Saifabad Mint Museum, Hyderabad-Sheet1
The Royal Mint in need of cleaning_restoration_©


The restoration of the mint was done with the collaboration of INTACH and IGMH. The Mint compound was cleaned and patched up where necessary. The restoration efforts were done while retaining most of the original fabric and removing layers that were added later. The restored building was initially only meant to be a temporary exhibit holding information about numismatics but it later became a permanent exhibit which is now open to all of the public. Currently, only 1/10th of the complex has been opened. IGMH is working further to open the entirety of the complex to the public. 

The asbestos sheets on the roof were broken up by polycarbonate sheets, which allowed diffused natural light to enter. Because the typology “manufactory” has roof monitor ventilation, the gallery area was naturally lit and ventilated. The asbestos sheets on the roof were broken up by polycarbonate sheets, which allowed diffused natural light to enter. The first thing to do when preparing the site was to clear the roof because dead leaves had accumulated over the years. Furthermore, since natural light activates the architecture immediately upon sight, it instantly bestows upon it an existential hope.  Two metal columns with a stone capital held up the porch roof. The capital columns had multiple coats of oil-based paint applied to them over many years. Sandblasting was used to remove the paint layers from the columns during restoration, exposing their bareness. Later, Matt-lacquer was used to finish the metal columns, preserving their original finish. After the paint was removed, there was a colour difference between the two stone capitals, which made it unclear whether or not to match the stone colour to create a unified frontage. An icon of development and advancement for not just Hyderabad as a city, but the entire country of India, the Royal Mint is a significant building that should be protected.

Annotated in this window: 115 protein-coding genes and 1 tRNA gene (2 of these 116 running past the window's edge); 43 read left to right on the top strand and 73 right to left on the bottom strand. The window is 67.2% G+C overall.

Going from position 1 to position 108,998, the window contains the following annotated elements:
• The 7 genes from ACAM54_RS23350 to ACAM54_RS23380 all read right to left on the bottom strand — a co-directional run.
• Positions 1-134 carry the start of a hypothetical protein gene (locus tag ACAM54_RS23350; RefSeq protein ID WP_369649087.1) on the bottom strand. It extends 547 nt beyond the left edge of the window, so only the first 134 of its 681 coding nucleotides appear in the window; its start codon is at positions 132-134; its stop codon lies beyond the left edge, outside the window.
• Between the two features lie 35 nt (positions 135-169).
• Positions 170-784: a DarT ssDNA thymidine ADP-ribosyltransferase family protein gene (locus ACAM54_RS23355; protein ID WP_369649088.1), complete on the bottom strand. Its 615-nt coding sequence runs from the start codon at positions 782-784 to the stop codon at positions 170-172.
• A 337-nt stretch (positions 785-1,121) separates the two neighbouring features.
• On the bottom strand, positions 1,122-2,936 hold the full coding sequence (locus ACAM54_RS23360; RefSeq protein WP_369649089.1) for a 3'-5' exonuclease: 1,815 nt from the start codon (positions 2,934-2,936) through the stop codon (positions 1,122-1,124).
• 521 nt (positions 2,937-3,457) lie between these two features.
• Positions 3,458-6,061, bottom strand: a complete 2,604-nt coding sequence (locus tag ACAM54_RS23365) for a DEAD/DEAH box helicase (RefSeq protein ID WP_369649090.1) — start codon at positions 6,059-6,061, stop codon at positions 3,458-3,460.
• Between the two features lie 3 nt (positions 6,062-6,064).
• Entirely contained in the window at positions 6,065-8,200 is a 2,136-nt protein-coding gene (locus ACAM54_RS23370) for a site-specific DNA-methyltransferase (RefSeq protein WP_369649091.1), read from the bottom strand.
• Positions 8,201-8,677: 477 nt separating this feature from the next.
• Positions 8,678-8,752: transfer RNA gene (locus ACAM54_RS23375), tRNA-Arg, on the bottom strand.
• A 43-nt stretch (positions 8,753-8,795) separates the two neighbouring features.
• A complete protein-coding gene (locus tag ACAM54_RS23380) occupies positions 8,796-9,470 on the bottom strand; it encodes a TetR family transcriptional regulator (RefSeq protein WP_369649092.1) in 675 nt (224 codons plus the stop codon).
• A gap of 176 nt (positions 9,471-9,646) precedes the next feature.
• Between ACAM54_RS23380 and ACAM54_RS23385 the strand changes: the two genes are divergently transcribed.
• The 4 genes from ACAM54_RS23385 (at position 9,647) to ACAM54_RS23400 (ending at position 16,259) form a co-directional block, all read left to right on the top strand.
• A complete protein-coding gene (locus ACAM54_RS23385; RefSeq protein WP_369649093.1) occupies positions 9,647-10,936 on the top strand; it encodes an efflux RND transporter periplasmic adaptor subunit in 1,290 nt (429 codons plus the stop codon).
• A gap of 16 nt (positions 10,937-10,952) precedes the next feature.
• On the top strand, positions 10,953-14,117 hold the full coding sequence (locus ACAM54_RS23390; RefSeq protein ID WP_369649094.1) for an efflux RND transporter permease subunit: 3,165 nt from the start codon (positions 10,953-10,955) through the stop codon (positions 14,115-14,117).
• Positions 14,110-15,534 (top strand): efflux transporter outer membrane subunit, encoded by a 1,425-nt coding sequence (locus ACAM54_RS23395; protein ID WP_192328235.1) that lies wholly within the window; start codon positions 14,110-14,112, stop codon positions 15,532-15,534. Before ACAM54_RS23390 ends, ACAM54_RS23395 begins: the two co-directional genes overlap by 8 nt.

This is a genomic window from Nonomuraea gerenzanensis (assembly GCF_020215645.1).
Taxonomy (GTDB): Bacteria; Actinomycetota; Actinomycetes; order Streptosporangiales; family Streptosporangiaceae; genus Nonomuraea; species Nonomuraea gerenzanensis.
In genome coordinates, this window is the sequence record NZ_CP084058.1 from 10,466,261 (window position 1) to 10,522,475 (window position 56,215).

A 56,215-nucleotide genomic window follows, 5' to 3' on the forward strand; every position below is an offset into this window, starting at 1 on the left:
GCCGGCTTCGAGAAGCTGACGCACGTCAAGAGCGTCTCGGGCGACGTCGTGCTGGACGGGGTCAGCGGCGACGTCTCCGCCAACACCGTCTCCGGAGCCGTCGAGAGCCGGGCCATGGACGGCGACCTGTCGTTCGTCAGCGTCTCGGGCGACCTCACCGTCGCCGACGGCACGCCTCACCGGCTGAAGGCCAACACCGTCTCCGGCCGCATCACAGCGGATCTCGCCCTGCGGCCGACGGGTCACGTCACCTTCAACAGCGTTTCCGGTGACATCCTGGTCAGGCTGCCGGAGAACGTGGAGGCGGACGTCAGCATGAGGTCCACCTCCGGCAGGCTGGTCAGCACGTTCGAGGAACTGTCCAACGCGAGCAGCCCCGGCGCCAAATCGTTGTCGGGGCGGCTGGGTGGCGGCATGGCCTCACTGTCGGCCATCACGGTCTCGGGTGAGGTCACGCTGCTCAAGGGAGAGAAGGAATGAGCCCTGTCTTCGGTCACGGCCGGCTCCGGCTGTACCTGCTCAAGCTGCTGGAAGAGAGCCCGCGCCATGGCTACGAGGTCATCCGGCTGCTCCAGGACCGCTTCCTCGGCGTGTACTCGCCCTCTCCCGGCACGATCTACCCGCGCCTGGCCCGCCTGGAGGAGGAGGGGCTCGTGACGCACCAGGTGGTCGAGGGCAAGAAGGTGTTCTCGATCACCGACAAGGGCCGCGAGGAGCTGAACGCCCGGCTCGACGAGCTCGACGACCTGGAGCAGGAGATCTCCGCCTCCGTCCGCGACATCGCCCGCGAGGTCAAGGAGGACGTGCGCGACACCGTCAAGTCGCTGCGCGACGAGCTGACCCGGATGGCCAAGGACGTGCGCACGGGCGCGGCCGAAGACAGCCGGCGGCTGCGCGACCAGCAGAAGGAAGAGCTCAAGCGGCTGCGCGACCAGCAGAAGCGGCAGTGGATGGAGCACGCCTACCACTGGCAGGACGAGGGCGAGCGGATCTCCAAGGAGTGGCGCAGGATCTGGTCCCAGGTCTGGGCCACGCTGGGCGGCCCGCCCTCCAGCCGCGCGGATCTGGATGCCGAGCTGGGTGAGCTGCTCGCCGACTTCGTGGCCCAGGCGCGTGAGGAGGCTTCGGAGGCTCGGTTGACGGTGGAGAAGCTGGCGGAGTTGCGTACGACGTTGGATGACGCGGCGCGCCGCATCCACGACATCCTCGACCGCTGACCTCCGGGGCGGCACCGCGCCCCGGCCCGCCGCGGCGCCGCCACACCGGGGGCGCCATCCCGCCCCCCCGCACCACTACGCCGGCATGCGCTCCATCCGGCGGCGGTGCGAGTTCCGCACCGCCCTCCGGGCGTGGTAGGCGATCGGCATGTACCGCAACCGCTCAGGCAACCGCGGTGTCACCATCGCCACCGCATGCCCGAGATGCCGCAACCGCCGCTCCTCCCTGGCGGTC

Saifabad Mint Museum, Hyderabad-Sheet2
The Royal Mint converted to a museum_©Yunus Y. Lasania

References List:

Apparasu , S.R. (2021) ‘Hyderabad: Nizam’s mint to be converted into a museum  ’, Hindustan Times , 18 November. Available at: (Accessed: 31 May 2024).

Dash, J.P. (2023) NIZAM’S MINT TO A PEOPLE’S MUSEUM: A Pride of Deccan Heritage and Technology.

Etv Bharat (2022) ‘120-Year-Old Legacy On Display As Coin Museum Opens In Hyderabad’, 10 June. Available at:

Nanisetti , S. (2022) ‘Mint Museum shows evolution of Hyderabad currency’, The Hindu, 7 June.

TN City Desk (2022) ‘Hyderabad: Mint Museum inaguarated; coins legacy of 120 years on display ’, Hyderabad now , 8 June. Available at: (Accessed: 31 May 2024). 


A final-year architecture student, Harshita is a dreamer at heart. A travel aficionado and lover of stories, she believes that architecture is a tale that lies bare and unknowing to the world, waiting for its story to be told.